SUP takes that subset of the data model, and then performs code generation. The code that’s generated is specific to individual mobile platforms, either for HTML5 or native apps.

Productivity apps from SAP

The latest mobile productivity apps from SAP itself that use the SUP platform, announced last week for release this quarter, include SAP Manager Insight (shown above), which gives HR managers direct access to key performance indicators (KPIs) for employees. “Productivity to us means we’re providing something to an employee user of a company that helps them either perform a role within their responsibility in a corporation, or generally initiate or move a process forward that’s part of the overall back office abilities,” says Brown.

Another example is Employee Lookup, which gives a mobile user access to not just the general data about contacts, but also the structure of the organization they work for, in a map that can be traversed by finger. “Other things would be simple request creations, like a leave request to go on holiday; capturing and recording my time; and creating expense reports,” SAP’s Brown adds. “A lot of these users may be non-traditionally targeted users for corporations, who were previously supported via a paper process or a Web portal. Now, with BYOD (bring-your-own-device) policies at work, we see a real opportunity for our customers – even within SAP – to enable people to access this type of functionality in business processes more easily. A much broader audience can be addressed through mobility.”

Brown offered this illustration: Suppose a user is fairly high up in an organization, and manages other managers. She wants to obtain metrics across the entire management team, including employee retention rates and satisfaction rates. A tablet-based app could access this user in ways that Web portals couldn’t. “So I can look for issues, look for challenges, find managers who need coaching or removal, or managers I want to exemplify in the organization.”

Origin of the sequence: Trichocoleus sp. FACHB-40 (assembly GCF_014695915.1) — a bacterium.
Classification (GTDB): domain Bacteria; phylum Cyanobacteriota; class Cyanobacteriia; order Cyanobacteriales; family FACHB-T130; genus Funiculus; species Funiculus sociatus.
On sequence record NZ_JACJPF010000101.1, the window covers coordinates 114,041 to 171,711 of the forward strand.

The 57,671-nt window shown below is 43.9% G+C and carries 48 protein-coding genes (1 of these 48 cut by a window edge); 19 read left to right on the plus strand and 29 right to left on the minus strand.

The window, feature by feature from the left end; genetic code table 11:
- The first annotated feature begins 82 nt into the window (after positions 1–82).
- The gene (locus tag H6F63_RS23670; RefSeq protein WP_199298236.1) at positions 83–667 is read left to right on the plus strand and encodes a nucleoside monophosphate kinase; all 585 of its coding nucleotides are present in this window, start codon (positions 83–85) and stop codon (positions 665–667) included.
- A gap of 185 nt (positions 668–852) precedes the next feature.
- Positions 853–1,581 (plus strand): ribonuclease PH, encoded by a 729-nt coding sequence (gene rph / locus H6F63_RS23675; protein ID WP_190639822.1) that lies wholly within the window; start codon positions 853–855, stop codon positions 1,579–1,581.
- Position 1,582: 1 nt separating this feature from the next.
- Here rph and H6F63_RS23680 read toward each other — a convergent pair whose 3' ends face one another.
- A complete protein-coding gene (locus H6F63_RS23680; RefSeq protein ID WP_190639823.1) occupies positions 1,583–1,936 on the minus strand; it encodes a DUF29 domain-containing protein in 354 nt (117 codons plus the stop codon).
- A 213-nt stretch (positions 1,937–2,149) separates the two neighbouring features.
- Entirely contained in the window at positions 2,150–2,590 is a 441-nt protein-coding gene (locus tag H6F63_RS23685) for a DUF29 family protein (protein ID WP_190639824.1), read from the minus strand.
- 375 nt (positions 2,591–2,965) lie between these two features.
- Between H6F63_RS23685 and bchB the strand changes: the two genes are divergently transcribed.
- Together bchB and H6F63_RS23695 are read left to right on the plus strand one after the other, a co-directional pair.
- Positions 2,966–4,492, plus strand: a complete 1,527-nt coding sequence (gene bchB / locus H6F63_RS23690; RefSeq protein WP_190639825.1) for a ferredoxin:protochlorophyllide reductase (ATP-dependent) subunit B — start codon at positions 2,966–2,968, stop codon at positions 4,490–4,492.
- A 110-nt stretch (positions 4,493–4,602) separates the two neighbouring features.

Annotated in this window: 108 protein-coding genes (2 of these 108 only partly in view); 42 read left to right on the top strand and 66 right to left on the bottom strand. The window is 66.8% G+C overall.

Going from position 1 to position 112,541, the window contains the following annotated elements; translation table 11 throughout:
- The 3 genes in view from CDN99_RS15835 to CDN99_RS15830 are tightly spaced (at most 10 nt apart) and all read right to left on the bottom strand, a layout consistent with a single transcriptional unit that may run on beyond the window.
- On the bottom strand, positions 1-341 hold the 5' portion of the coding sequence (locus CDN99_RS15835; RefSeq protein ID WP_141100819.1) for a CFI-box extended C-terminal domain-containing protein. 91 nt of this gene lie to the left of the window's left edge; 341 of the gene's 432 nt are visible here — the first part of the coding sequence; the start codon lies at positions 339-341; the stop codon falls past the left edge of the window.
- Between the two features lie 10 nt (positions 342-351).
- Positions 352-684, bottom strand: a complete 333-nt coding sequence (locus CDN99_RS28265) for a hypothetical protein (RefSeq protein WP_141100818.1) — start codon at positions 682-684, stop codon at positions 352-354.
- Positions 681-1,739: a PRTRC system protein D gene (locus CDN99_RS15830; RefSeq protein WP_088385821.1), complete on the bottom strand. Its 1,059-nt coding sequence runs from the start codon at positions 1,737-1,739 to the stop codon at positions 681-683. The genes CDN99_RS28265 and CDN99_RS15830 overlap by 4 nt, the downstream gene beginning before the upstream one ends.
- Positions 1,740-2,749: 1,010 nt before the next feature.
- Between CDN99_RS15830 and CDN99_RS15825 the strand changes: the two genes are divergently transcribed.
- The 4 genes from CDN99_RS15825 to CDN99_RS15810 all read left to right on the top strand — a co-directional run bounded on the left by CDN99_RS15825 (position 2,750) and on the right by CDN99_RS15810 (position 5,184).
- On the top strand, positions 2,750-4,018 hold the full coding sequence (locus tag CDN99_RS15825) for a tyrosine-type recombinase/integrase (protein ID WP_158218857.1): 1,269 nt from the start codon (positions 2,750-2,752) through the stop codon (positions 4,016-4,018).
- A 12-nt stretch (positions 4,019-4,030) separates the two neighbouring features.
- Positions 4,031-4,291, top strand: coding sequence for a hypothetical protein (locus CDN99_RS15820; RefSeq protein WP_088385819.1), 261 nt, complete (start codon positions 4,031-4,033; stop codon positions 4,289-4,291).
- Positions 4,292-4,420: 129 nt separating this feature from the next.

One of the problems SAP saw with the Web portal approach is that managers tended to use the goal-setting procedures for those portals perhaps twice per year at best. Performance tracking needed to run six months or more, because that was the period between average uses. And in those organizations, managers didn’t institute rewards often enough to keep their employees happy.

So the SUP platform has SAP designate a subset of its Human Capital Management (HCM) functionality, and use that as a prototype to create a mobile interface. “You take that data model, that subset of functionality, and you put it on SUP, and then SUP compiles those databases and those workflows to the targeted devices, so you can just focus on UI – either HTML5, or native UI functionality on the device” the SAP VP says.

“Any Web developer who understands HTML as their primary development platform can take our HTML5 applications, or their portal applications,” Brown continues, “and leverage this container to deliver customized [functionality] with their labels, their look-and-feel, as well as support the look-and-feel you would expect on the devices.”